"You have to earn people's trust and respect through genuine acts of goodwill, and convince them you are risking your life for their well-being," he said.
In early 2012, conflict broke out in Mali between the government and armed groups, including Islamic radicals and Tuareg rebels. In April 2013, the UN formed the Multidimensional Integrated Stabilization Mission in Mali, known as MINUSMA.
Mali is the most dangerous ongoing peacekeeping operation in the world. In the past four years, 118 peacekeepers have been killed, and in June last year, a car bomb exploded at a UN camp in the northern city of Gao, killing Shen Liangliang, a 29-year-old sergeant first class, and injuring seven other Chinese peacekeepers.
"The enemy was hiding among the civilians; suicide bombers and car bombs were common and threats were everywhere," said Senior Colonel Zhang Geqiang, who was field commander of the first "police force" - a military unit that undertakes patrols, crowd surveillance other front-line tasks - China sent to Mali in 2013.
Before deployment, Zhang drilled his 170 elite soldiers, selected from 2,030 applicants in the People's Liberation Army Shenyang Military Region. In addition to the police force, the unit included a 155-strong engineering division and 70 medical personnel.
Peacekeepers are only allowed to use their weapons in self-defense, so during shooting drills, Zhang ordered his soldiers to hang a brick from the barrels of their rifles and tie sandbags to their arms. They were also ordered to use their trigger fingers to pluck grains of rice from a bowl.
"These exercises are meant to train their hands, to make them sensitive and steady, so they can accurately aim for nonlethal body parts or shoot a gun out of an enemy's hand," he said, adding that wilderness survival, bomb disposal, undercover and stealth exercises, and crowd surveillance and control also featured heavily during training.
Trump card
On Dec 5, 2013, the first batch of 135 Chinese peacekeepers arrived in Gao, which had been liberated from occupying insurgents less than a year before.
The Chinese force was put to the test almost immediately. On Dec 24, two rockets were fired at their compound; one landed in a river, the other exploded 1 kilometer away.
During their nine-month mission, the Chinese peacekeepers conducted more than 450 patrols and 290 escort missions, and were subjected to more than 30 rocket attacks and suicide bombers, but there was not a single causality, Zhang said.
On Aug 1, 2014, at a medal ceremony for UN peacekeepers, the then-MINUSMA force commander, Major General Jean Bosco Kazura, thanked the Chinese peacekeepers for their crucial contribution.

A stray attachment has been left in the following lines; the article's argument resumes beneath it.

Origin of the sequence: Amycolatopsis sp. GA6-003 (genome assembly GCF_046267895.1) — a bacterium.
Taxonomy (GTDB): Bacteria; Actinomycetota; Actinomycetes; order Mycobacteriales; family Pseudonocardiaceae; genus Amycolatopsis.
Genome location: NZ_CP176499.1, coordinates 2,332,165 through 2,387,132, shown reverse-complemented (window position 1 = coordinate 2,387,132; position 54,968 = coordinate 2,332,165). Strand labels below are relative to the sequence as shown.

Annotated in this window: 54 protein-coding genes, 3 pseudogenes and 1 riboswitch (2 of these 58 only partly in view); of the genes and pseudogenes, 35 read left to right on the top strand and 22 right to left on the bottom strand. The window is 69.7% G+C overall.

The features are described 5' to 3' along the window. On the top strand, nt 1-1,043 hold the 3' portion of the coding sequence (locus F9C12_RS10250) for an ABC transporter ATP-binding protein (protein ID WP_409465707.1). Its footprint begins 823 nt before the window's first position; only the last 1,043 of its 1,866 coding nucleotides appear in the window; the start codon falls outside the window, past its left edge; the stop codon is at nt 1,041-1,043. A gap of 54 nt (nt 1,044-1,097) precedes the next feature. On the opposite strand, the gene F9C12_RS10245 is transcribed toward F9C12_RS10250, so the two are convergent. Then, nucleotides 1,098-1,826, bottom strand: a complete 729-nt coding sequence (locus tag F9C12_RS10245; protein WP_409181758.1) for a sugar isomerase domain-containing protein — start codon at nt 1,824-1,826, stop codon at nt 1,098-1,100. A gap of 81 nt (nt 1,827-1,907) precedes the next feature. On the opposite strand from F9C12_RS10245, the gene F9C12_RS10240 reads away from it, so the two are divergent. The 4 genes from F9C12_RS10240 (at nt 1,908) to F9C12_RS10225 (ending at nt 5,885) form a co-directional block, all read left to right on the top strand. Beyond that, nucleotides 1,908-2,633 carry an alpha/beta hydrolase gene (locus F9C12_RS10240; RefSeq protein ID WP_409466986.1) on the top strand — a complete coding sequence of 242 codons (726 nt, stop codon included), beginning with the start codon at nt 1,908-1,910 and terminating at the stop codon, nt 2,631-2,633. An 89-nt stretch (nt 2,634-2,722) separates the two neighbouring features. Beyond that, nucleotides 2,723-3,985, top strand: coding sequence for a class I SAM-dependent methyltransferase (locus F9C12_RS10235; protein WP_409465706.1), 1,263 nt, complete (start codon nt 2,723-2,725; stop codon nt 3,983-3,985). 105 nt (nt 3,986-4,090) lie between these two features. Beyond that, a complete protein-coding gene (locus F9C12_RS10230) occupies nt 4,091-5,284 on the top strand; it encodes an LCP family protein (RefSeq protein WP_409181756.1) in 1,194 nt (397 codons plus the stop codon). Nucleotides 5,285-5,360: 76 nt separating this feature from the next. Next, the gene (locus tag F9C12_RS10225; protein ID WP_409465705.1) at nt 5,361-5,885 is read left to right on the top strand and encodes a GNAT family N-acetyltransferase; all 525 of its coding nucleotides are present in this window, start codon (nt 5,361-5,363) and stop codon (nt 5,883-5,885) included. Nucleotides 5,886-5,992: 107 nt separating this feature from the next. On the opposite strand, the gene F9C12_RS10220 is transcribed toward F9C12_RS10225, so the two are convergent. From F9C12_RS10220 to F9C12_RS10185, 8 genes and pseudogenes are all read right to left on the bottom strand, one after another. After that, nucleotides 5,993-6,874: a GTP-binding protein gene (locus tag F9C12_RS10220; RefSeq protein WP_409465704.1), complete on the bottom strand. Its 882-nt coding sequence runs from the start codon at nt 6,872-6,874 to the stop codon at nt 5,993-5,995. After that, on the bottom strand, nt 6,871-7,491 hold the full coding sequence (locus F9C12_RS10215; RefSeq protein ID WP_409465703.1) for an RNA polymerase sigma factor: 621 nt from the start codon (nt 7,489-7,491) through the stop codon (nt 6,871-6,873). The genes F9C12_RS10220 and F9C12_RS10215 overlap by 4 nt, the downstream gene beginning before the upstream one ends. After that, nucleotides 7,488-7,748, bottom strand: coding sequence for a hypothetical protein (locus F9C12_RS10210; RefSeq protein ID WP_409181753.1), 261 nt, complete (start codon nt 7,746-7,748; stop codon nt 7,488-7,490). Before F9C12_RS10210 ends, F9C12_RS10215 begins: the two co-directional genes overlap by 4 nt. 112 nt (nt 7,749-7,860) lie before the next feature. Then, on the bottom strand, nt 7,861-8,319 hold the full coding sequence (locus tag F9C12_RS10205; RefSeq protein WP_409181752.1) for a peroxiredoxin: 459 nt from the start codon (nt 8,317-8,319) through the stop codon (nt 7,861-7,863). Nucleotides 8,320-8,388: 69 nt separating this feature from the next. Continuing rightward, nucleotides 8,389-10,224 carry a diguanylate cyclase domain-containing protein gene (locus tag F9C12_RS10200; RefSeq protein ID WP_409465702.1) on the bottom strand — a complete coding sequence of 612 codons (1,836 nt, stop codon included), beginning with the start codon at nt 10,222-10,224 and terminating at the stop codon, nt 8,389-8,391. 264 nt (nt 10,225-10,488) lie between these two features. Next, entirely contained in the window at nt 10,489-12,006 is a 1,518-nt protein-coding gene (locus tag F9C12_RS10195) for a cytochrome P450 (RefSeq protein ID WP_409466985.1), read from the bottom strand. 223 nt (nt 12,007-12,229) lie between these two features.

"The Chinese peacekeepers are MINUSMA's trump cards," he said.
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'Iron Roses' solving thorny problems
The evolution of peacekeeping missions has seen female soldiers becoming increasingly involved in front-line action.
In 1993, female soldiers accounted for just 1 percent of uniformed personnel deployed from around the world. This year, out of approximately 96,800 uniformed peacekeepers, women constitute 3.7 percent of military personnel and 9 percent of police personnel in UN peacekeeping missions, according to UN data.
China's peacekeepers are continuing that trend and some female soldiers - nicknamed the "Iron Roses" - are at the forefront.
Liu Jia, a policewoman from the fourth batch of peacekeeping police sent to Liberia in West Africa last year, was one of six females, and the only female police officer, in the 140-strong force deployed for the UN peacekeeping mission in Monrovia, the capital.
Like her male colleagues, Liu took part in patrol and sentry duties, all in full body equipment under the baking sun. Despite the heat, she seldom drank water in the field because she did not want to inconvenience the team by wasting time finding a restroom.
"My time in Liberia has turned me from a 'princess' into a 'tough girl'," she said, laughing.
In addition to her usual duties, she also acted as the team's counselor. "The situation in Liberia is very tough, and people are often stressed out or homesick, but men tend not to admit it to their male colleagues," she said. "However, having a trusted female listener can really bring peace of mind."
On one occasion, she comforted one of her peers when his father-in-law died. "Whatever was troubling the men, whether it was family or the mission, I was always willing to listen and help," she said.